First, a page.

After evaluating the evidence on both sides and finding no sufficient basis for plaintiff’s cause herein against defendant bank, this case is hereby DISMISSED.
Aggrieved, petitioner elevated the case to the Court of Appeals by way of a petition for review but without success. The appellate court held that petitioner’s own negligence was the proximate cause of his loss. The judgment appealed from is AFFIRMED.
(1) Whether or not petitioner has a cause of action against private respondent; and
(2) Whether or not private respondent, in filing an estafa case against petitioner’s secretary, is barred from raising the defense that the fact of forgery was not established.
On the first issue, we find that petitioner has no cause of action against Manila Bank. To be entitled to damages, petitioner has the burden of proving negligence on the part of the bank for failure to detect the discrepancy in the signatures on the checks. It is incumbent upon petitioner to establish the fact of forgery, i.e., by submitting his specimen signatures and comparing them with those on the questioned checks. Curiously though, petitioner failed to submit additional specimen signatures as requested by the National Bureau of Investigation from which to draw a conclusive finding regarding forgery. The Court of Appeals found that petitioner, by his own inaction, was precluded from setting up forgery.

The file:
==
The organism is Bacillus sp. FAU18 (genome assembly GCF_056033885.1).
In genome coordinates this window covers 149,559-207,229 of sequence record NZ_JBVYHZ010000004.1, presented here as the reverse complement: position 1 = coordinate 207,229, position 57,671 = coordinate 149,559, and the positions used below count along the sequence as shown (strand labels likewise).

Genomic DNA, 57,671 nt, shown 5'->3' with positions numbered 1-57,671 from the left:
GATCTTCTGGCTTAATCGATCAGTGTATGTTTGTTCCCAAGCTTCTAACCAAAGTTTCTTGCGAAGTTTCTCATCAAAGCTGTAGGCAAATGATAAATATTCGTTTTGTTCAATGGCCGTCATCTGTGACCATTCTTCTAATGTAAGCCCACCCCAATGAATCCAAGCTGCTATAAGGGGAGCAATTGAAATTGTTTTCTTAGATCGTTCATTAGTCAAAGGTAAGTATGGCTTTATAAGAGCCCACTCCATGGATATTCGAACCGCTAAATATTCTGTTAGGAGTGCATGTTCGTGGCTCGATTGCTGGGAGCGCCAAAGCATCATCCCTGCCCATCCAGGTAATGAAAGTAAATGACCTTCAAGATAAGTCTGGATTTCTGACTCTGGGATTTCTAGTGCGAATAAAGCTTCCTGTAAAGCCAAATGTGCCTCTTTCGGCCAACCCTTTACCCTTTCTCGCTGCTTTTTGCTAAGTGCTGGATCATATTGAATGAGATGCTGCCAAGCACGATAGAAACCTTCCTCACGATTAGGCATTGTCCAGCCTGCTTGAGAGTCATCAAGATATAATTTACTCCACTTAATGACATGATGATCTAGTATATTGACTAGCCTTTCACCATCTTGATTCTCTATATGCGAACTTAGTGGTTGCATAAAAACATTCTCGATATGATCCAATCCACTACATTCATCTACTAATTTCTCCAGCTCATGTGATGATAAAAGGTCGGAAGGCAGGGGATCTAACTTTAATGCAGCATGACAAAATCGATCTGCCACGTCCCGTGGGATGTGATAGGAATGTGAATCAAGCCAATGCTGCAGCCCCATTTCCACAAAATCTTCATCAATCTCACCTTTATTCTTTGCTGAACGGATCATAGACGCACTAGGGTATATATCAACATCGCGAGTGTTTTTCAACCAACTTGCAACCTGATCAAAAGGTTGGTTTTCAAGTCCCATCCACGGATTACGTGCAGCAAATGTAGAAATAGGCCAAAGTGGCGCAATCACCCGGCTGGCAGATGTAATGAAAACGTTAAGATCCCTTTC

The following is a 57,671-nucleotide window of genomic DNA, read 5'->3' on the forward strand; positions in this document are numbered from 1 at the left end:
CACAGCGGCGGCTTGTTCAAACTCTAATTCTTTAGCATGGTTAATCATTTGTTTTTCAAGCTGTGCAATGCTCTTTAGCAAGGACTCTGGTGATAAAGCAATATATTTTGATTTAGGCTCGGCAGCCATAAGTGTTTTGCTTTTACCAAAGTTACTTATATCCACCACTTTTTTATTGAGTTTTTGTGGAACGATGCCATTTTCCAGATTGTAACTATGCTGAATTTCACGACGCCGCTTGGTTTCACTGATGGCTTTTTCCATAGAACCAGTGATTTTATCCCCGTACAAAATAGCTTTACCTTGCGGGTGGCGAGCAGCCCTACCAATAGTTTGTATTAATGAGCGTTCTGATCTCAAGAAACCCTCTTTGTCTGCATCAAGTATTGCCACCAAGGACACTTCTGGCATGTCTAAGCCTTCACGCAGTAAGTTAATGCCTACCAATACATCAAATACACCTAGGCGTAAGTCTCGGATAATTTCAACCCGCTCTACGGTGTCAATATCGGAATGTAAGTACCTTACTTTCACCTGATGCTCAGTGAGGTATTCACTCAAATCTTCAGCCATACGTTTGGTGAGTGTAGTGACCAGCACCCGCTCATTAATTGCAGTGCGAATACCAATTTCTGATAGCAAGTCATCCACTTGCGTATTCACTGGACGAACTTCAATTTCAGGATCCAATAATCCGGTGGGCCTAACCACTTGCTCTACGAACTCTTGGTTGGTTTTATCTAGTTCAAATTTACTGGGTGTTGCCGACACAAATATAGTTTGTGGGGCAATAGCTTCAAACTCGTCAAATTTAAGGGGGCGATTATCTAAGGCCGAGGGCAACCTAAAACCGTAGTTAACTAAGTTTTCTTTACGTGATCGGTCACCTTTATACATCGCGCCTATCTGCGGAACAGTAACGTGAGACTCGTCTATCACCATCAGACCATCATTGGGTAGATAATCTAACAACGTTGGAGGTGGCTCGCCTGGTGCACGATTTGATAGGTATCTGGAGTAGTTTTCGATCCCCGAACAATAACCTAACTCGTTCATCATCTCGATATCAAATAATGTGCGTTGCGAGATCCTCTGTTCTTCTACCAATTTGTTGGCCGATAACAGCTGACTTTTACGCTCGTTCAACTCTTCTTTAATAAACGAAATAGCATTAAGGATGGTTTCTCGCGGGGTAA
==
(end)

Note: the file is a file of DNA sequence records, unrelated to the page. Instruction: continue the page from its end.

Moreover, petitioner’s contention that Manila Bank was remiss in the exercise of its duty as drawee lacks factual basis. Consistently, the CA and the RTC found that Manila Bank employees exercised due diligence in cashing the checks. The bank’s employees in the present case did not have a hint as to Eugenio’s modus operandi because she was a regular customer of the bank, having been designated by petitioner himself to transact in his behalf. According to the appellate court, the employees of the bank exercised due diligence in the performance of their duties.
As borne by the records, it was petitioner, not the bank, who was negligent. Negligence is the omission to do something which a reasonable man, guided by those considerations which ordinarily regulate the conduct of human affairs, would do, or the doing of something which a prudent and reasonable man would do. Article 2179 of the New Civil Code, when the plaintiff’s own negligence was the immediate and proximate cause of his injury, no recovery could be had for damages. In the present case, it appears that petitioner accorded his secretary unusual degree of trust and unrestricted access to his credit cards, passbooks, check books, bank statements, including custody and possession of cancelled checks and reconciliation of accounts.